The Mayo Clinic Diet blog

Get moving and improve your health

By Donald Hensrud, M.D. June 3, 2011

We all know it's important to be physically active. However, knowing and doing are 2 different things and putting that into practice in our daily lives can be challenging.

Physical activity can be divided up into exercise and activities throughout our daily lives. As discussed in our book "The Mayo Clinic Diet", any activity is good activity. Whether it's exercise, walking, taking the stairs, whatever — it's all good. It helps us burn calories, decrease our health risks, and feel better along with many other benefits.

Some recent studies have provided us with new information about the health risks of being sedentary. One study ("Journal of the American College of Cardiology", Jan. 18, 2011) totaled up all the time that people spent sitting while watching television, working on a computer, etc, over a period of years. In this study and others, the people who sat the most had the highest risk of heart disease and dying — a pretty important outcome.

What was most fascinating, however, was that this was true regardless of how much exercise someone did. In other words, even among people who exercised, those who sat the longest had higher mortality.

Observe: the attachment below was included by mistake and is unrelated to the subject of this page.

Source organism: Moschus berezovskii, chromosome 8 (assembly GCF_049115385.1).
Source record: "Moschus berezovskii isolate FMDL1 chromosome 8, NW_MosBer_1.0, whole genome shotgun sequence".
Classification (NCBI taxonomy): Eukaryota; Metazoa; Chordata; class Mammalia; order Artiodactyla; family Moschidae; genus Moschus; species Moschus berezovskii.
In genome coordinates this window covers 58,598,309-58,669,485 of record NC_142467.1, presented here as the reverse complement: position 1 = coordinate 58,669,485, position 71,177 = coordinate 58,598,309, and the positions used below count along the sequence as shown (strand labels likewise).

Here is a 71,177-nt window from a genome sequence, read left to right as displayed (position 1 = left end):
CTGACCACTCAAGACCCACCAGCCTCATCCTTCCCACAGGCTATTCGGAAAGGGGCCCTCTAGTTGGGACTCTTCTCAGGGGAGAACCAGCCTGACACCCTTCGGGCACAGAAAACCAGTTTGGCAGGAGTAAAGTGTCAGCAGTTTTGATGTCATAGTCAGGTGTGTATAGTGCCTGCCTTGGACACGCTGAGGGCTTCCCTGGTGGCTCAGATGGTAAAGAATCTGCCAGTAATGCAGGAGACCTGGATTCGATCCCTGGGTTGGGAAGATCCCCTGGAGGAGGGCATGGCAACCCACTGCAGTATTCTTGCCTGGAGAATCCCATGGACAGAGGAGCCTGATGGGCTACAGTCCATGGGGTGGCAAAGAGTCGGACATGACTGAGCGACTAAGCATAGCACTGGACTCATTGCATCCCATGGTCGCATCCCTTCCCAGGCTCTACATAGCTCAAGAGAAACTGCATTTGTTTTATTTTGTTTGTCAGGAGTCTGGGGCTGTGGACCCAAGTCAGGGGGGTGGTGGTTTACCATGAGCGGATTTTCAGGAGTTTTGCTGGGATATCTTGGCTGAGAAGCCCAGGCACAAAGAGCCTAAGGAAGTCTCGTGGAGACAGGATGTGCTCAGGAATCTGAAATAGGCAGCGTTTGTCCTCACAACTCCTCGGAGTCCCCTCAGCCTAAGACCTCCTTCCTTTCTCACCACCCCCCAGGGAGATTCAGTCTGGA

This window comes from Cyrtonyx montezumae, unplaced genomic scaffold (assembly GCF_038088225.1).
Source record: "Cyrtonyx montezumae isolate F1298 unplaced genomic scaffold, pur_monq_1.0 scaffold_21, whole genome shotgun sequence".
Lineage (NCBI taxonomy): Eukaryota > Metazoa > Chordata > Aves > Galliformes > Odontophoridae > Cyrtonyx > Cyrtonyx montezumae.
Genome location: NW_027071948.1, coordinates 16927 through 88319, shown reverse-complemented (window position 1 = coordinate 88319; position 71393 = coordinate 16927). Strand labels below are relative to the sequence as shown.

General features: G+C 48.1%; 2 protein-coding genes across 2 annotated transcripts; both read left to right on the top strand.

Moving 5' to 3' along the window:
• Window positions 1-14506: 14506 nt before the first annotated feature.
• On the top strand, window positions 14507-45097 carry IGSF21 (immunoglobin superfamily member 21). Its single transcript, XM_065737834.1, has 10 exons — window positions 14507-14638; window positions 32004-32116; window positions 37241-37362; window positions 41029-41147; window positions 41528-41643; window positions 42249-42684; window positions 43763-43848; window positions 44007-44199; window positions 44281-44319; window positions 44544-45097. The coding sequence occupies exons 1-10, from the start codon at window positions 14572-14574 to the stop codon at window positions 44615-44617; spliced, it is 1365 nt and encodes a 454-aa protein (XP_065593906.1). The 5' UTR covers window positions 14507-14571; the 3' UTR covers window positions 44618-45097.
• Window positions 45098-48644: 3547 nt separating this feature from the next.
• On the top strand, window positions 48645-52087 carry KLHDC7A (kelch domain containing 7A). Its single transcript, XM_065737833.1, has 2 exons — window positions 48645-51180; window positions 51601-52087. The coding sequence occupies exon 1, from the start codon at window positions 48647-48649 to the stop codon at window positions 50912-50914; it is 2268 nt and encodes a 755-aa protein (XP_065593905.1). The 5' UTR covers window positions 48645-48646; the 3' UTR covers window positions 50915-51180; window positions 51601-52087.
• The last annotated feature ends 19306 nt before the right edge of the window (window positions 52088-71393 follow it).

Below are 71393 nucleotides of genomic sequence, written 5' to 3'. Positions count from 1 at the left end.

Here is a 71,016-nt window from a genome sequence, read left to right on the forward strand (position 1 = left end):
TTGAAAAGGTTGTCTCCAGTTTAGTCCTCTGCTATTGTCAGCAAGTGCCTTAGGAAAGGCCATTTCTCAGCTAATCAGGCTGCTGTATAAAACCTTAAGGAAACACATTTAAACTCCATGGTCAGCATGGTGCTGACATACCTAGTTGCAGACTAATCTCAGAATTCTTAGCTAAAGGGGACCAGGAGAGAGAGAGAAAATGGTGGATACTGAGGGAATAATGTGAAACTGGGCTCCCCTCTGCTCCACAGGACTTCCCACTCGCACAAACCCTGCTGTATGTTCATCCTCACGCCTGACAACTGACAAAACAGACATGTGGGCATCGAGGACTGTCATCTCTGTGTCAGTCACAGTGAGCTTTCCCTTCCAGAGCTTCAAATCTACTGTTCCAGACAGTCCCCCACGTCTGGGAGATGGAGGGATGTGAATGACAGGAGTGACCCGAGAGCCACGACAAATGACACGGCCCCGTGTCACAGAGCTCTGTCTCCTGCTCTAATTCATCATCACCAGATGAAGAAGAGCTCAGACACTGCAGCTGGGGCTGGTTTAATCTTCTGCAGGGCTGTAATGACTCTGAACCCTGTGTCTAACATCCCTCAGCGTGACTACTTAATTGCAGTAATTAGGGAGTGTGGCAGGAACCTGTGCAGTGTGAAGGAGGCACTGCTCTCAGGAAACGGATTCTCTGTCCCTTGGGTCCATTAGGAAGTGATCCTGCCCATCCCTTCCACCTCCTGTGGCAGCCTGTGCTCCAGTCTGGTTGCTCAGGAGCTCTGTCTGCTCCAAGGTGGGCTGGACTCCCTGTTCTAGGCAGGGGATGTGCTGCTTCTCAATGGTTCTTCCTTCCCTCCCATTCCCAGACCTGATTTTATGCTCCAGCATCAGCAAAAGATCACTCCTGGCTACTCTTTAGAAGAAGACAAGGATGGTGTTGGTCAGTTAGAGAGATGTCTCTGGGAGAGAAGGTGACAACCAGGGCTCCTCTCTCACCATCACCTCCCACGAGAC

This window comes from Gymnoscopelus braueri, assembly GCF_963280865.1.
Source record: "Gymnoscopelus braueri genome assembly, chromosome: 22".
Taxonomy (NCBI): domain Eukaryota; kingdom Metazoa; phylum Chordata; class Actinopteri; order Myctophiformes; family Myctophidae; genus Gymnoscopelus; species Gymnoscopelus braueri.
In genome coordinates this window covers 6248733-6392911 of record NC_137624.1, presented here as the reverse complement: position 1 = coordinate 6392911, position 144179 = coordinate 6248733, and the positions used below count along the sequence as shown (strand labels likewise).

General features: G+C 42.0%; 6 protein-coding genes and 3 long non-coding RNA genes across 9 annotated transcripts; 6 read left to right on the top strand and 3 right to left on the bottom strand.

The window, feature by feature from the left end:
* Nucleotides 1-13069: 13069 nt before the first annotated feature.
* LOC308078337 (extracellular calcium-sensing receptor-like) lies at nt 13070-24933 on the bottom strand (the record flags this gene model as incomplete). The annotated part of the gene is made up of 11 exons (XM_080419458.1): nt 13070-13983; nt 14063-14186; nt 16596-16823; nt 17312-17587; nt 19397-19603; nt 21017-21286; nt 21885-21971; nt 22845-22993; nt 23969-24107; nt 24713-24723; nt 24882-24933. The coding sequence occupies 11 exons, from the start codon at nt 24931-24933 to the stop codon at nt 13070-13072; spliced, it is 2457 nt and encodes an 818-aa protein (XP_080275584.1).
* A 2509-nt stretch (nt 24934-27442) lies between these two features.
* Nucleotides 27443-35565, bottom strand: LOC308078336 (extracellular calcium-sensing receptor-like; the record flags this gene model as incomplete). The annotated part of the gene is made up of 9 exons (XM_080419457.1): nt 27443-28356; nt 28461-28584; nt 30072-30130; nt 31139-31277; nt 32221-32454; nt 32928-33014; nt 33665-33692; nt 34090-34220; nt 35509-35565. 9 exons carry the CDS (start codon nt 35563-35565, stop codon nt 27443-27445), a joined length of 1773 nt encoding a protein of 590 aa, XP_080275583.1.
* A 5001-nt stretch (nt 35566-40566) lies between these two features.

What does this mean? Let's say 2 people exercise vigorously 5 days per week for 30 minutes per session; a good amount of exercise by anyone's standards. One of these people has a desk job and sits most of the day. The other one is in sales and is on their feet most of the day. According to these new studies, the person who is on their feet most of the day has fewer health risks even though they both exercise the same amount.

We all know we should try to be active some of the time. But this new information suggests we should also try to not be sedentary the rest of the time. And while they sound the same, technically they aren't. How can we do this?

Well, certainly continue to exercise. If you have a desk job, consider taking frequent breaks to stand and move around. When talking on your cell phone, for example, stand up and move about. If you have to meet with someone, consider a walking meeting.

Perhaps the most important thing to do at home is not sit in front of the television for hours on end. Standing and minimally moving around burns 2 1/2 times more calories than sitting. As I'm typing this, I'm getting used to standing at my desk (and thinking about how I can raise it higher!). Awareness is the first step in solving any problem. Realize it's important to both move and not sit around. Both of these strategies will help burn calories, manage weight, and improve health. Please share your ideas.

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Jun. 03, 2011

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